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Passions in Poetry

Mourning

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Huan Yi
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since 10-12-2004
Posts 6334
Waukegan


0 posted 09-03-2005 05:50 PM       View Profile for Huan Yi   Email Huan Yi   Edit/Delete Message      Find Poems  View IP for Huan Yi


Why this Christian tradition of mourning at a funeral?

It seems to me to make a sham of religion and their faithful
who go on in seeming faith before about Heaven and Hell;
the glorious life to come.

Is it a betrayal of the fact
that for most it’s all smoke and mirrors?

Let me admit personally, I hate funerals;
in that I am my dead father’s son.


Alicat
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since 05-23-99
Posts 4277
Coastal Texas


1 posted 09-03-2005 06:04 PM       View Profile for Alicat   Email Alicat   Edit/Delete Message      Find Poems  View IP for Alicat

Easy.  Christians are people too, with human emotions, memories, and general feelings.  Not all of them are mere consumers of oxygen and exporters of methane.
Ron
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Member Rara Avis
since 05-19-99
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2 posted 09-03-2005 06:05 PM       View Profile for Ron   Email Ron   Edit/Delete Message      Find Poems   Click to visit Ron's Home Page   View IP for Ron

quote:
Why this Christian tradition of mourning at a funeral?

That's not a Christian tradition, John, so much as a reflection of humanity.

When my parents died, I was sad. When my sister moved to Nevada, I was only slightly less sad, the difference being I knew sooner or later I would likely head West and see her again (eight years later, I'm starting to wonder). When someone adds value to our lives I think it's only human nature to mourn the loss of that value.

I don't think that can easily be construed to mean I no longer trust in the existence of Nevada, though.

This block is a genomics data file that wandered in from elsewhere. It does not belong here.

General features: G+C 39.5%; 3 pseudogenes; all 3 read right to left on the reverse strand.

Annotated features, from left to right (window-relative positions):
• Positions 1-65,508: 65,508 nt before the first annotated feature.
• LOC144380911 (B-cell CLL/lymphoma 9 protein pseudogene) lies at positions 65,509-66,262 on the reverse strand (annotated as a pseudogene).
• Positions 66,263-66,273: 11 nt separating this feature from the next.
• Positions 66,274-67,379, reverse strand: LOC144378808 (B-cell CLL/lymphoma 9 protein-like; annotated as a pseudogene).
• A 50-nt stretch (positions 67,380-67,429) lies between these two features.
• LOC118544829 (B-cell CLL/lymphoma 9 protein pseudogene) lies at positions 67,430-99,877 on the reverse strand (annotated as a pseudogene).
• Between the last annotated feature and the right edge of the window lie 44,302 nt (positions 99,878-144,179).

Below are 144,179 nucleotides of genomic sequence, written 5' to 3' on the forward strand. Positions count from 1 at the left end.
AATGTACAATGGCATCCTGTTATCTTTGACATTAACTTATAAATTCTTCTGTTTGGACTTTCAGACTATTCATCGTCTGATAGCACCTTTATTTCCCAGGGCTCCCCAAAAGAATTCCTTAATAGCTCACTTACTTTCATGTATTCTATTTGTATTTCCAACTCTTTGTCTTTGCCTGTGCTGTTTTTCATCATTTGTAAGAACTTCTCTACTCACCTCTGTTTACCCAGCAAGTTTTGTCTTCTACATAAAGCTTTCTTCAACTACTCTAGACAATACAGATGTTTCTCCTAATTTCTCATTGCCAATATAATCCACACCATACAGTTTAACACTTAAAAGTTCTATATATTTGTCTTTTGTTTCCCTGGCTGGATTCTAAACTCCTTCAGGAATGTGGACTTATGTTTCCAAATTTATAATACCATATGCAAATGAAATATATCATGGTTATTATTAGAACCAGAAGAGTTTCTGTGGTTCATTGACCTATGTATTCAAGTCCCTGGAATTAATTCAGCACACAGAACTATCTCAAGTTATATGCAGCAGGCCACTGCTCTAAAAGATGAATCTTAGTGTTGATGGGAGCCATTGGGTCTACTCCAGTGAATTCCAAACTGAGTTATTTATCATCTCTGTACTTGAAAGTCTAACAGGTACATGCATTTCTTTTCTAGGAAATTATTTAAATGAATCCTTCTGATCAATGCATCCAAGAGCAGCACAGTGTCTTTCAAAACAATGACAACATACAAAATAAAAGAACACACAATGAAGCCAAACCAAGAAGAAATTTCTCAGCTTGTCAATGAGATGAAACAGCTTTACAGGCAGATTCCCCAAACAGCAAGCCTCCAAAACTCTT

Huan Yi
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since 10-12-2004
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Waukegan


3 posted 09-03-2005 06:21 PM       View Profile for Huan Yi   Email Huan Yi   Edit/Delete Message      Find Poems  View IP for Huan Yi


Alicat,

“Christians are people too”

Not all people, cultures, respond with grief.

Ron,

“That's not a Christian tradition, John, so much as a reflection of humanity.”

Humanity’s instinctual doubt or skepticism
beneath appearances?

As I’ve remarked before, Ernest Becker, in his “Denial of Death”
would have characterized religion as a lesser form of insanity
intentionally engaged in as a conscious alternative to the greater insanity
that would come with facing facts.
Alicat
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since 05-23-99
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4 posted 09-03-2005 06:23 PM       View Profile for Alicat   Email Alicat   Edit/Delete Message      Find Poems  View IP for Alicat

Care to name the cultures and/or religions that don't mourn their dead in some fashion?
Huan Yi
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since 10-12-2004
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Waukegan


5 posted 09-03-2005 06:29 PM       View Profile for Huan Yi   Email Huan Yi   Edit/Delete Message      Find Poems  View IP for Huan Yi

Alicat,

Off the top of my head I’m thinking Buddhist cultures,
before they came into contact with the Western World.
I’m not sure of the old Viking dying with a sword in your hand bit.
My experience of the Okinawan attitude while I was stationed there